The latest version of the Israeli Gabriel anti-ship missile, Gabriel 5, has evolved into a basic design that, because of co-development deals between IAI, the Israeli developer and a Singapore defense firm (ST Engineering), produced the Blue Spear missile. A separate arrangement with British firm Thales produced the Sea Serpent missile. Gabriel 5 entered service in 2020 and was adopted by Israel and Finland. Blue Spear followed in 2021 and was purchased by Estonia and Singapore. Sea Serpent is a modified Blue Spear missile competing to become the new Sea Serpent missile for the Royal Navy. Blue Spear is based on Gabriel 5, the latest model of the Gabriel missile but is now a multi-purpose missile for use against land targets as well as ships.
The first version of Gabriel appeared in 1973 as a 430 kg (950 pound) anti-ship missile similar to the later (1977) American Harpoon but with a shorter range (20 kilometers). Gabriel 2 appeared in 1976 and Gabriel 3 in 1978 with a range of 36 kilometers and 30 percent heavier than Gabriel 1. Gabriel 3 was also available for use from aircraft, which gave it a range of 60 kilometers. These early models sank nine enemy ships in the 1970s and were rightly feared by Israel’s enemies.
Israel did not need an anti-ship missile with a long range, like Harpoon which could travel 120 kilometers, because Israel had a coastal navy that might have to fight neighbors like Egypt to the south or Lebanon to the north. From the start Gabriel had a system which allowed the missile to move low (a few meters above the water) making it difficult to detect.
Gabriel 4 was different as it had a range of 200 kilometers and a small turbojet, similar to cruise missiles, for sustained flight. Gabriel weighed nearly a ton (960 kg) which made it similar to a a cruise missile. The Gabriel 4 warhead was much larger but the multiple guidance systems were similar to the earlier Gabriels.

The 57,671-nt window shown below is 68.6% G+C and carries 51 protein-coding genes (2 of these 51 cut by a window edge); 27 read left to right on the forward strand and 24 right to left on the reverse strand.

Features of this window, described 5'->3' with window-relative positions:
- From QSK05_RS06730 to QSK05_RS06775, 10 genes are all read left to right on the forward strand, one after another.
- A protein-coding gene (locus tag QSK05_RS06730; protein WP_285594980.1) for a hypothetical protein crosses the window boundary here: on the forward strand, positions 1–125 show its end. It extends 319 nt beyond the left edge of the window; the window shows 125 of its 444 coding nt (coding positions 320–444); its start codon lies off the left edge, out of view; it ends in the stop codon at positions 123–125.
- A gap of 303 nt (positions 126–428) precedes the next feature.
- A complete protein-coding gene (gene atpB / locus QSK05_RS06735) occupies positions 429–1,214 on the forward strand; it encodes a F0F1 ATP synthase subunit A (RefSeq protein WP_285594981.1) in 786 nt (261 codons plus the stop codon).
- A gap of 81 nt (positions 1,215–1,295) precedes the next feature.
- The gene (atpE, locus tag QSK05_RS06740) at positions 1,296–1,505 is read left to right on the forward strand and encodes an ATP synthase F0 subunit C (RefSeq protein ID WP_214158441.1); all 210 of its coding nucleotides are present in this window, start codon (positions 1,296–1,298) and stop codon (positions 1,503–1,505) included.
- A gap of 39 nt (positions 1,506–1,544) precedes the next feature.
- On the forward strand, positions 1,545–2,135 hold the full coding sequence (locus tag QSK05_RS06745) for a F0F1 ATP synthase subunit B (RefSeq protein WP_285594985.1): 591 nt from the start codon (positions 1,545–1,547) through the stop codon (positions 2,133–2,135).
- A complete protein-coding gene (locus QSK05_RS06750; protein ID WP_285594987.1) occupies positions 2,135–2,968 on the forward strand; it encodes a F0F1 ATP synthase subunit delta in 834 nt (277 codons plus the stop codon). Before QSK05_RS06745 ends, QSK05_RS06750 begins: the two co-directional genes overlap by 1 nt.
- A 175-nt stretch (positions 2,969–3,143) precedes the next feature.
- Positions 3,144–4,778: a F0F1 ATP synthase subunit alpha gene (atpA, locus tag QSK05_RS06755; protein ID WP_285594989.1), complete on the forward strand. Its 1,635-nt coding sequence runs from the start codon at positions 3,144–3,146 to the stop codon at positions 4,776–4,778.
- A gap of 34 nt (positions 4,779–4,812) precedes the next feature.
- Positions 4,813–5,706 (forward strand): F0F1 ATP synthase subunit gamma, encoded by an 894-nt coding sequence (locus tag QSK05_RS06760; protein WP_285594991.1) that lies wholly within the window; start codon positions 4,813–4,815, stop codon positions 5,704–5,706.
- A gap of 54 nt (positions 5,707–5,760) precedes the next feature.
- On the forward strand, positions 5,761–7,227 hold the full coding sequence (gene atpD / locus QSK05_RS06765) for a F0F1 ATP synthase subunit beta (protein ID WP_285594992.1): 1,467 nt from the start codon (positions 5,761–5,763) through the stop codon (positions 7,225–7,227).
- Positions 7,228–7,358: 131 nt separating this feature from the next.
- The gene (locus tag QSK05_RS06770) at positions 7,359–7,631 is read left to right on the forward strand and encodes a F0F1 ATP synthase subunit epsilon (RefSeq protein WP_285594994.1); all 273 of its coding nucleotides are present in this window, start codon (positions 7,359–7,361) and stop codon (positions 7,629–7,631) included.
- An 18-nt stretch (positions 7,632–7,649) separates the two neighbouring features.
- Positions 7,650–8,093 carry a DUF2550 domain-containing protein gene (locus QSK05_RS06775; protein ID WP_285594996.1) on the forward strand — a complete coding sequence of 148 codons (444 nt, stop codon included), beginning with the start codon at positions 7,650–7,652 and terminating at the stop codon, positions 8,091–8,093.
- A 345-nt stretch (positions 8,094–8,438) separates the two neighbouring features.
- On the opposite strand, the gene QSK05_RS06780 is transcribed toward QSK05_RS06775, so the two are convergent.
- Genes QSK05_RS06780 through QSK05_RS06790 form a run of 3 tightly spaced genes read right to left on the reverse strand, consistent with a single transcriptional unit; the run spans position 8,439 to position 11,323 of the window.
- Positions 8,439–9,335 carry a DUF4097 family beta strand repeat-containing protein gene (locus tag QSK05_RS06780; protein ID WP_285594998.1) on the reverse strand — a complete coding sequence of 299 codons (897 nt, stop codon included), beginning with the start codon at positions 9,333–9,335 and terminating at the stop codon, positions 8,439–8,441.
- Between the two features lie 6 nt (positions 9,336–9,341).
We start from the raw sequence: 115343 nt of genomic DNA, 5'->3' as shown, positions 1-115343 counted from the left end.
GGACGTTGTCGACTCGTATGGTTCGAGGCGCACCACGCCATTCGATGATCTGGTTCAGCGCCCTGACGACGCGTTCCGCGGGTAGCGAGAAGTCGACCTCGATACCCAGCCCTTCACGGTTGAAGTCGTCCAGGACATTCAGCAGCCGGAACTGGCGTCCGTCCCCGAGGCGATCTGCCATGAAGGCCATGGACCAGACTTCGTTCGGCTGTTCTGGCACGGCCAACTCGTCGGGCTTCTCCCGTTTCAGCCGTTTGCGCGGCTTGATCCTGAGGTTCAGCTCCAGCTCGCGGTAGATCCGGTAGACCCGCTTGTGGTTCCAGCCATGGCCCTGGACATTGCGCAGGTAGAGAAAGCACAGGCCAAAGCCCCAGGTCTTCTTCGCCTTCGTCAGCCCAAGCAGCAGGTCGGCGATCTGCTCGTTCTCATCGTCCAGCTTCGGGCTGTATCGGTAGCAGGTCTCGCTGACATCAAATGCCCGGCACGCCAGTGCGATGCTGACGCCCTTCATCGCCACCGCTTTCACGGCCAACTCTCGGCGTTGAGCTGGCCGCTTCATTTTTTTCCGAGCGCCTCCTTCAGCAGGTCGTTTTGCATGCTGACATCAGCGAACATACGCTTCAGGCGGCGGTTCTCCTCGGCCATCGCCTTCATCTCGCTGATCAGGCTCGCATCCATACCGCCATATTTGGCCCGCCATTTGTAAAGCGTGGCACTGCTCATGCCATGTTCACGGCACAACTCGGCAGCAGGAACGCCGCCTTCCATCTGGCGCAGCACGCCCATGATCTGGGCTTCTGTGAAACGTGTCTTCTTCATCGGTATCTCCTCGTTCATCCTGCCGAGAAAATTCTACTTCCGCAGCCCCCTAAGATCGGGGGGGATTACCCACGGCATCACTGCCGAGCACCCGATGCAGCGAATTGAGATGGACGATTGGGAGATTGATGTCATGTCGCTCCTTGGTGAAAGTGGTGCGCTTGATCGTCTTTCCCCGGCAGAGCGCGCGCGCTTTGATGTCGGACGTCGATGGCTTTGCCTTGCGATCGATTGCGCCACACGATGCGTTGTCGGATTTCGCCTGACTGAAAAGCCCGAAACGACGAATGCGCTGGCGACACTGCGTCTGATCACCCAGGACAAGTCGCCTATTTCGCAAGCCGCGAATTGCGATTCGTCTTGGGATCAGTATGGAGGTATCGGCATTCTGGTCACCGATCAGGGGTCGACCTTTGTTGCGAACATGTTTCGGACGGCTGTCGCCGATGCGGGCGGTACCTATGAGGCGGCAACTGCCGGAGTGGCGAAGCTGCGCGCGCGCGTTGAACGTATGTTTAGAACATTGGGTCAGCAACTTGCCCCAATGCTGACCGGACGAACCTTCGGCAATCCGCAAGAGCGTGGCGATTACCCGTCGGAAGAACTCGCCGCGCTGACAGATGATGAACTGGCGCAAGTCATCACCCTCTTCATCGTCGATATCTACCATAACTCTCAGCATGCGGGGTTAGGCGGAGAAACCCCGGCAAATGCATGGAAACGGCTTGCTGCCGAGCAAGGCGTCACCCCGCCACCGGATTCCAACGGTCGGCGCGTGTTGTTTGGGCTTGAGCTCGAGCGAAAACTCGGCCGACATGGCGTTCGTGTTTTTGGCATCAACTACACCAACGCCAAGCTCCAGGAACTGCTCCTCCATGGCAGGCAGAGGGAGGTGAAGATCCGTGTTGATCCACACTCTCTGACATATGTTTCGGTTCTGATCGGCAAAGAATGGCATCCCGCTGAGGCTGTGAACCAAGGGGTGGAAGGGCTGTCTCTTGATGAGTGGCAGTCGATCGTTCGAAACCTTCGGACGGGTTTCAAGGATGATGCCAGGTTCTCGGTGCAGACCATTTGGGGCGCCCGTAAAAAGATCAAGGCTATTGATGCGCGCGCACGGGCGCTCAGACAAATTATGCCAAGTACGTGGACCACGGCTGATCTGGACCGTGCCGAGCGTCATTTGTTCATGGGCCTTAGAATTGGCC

It took nearly two decades for the larger and much more capable Gabriel 5 to appear. The three guidance systems were upgraded but remained fire and forget, or fire and update, via an encrypted data link, midway to the target. Finally, there was fire and onboard radar update as the target area was approached. The guidance system could detect the desired target and head for it. Gabriel 5 had more countermeasures for enemy electronic defenses. Blue Spear had ST Engineering added stealth features as well as upgrades to other components. The partnership with Thales for Sea Serpent introduced modifications of Blue Spear capabilities to meet Royal Navy requirements,
The Blue Spear has counter-measures, a very capable guidance system and a range of 290 kilometers. It is a 1.3-ton missile that is 5.5 meters (18 feet) long and travels as low as 2.5 meters (8.1 feet) over water while moving at over 800 kilometers an hour. The 150 kg (330 pound) warhead has insensitive (difficult to detonate by accident) explosives.
Britain wants a replacement for Harpoon on its new frigates. IAI has a joint marketing arrangement with Thales to develop a candidate for the competition to replace Harpoon. The Thales partnership will also help with other export and co-development deals.
Gabriel has been exported to 14 countries and survives because it was developed by a country that was constantly under threat of attack and is quicker to modify their weapons to better deal with a threatening neighbor.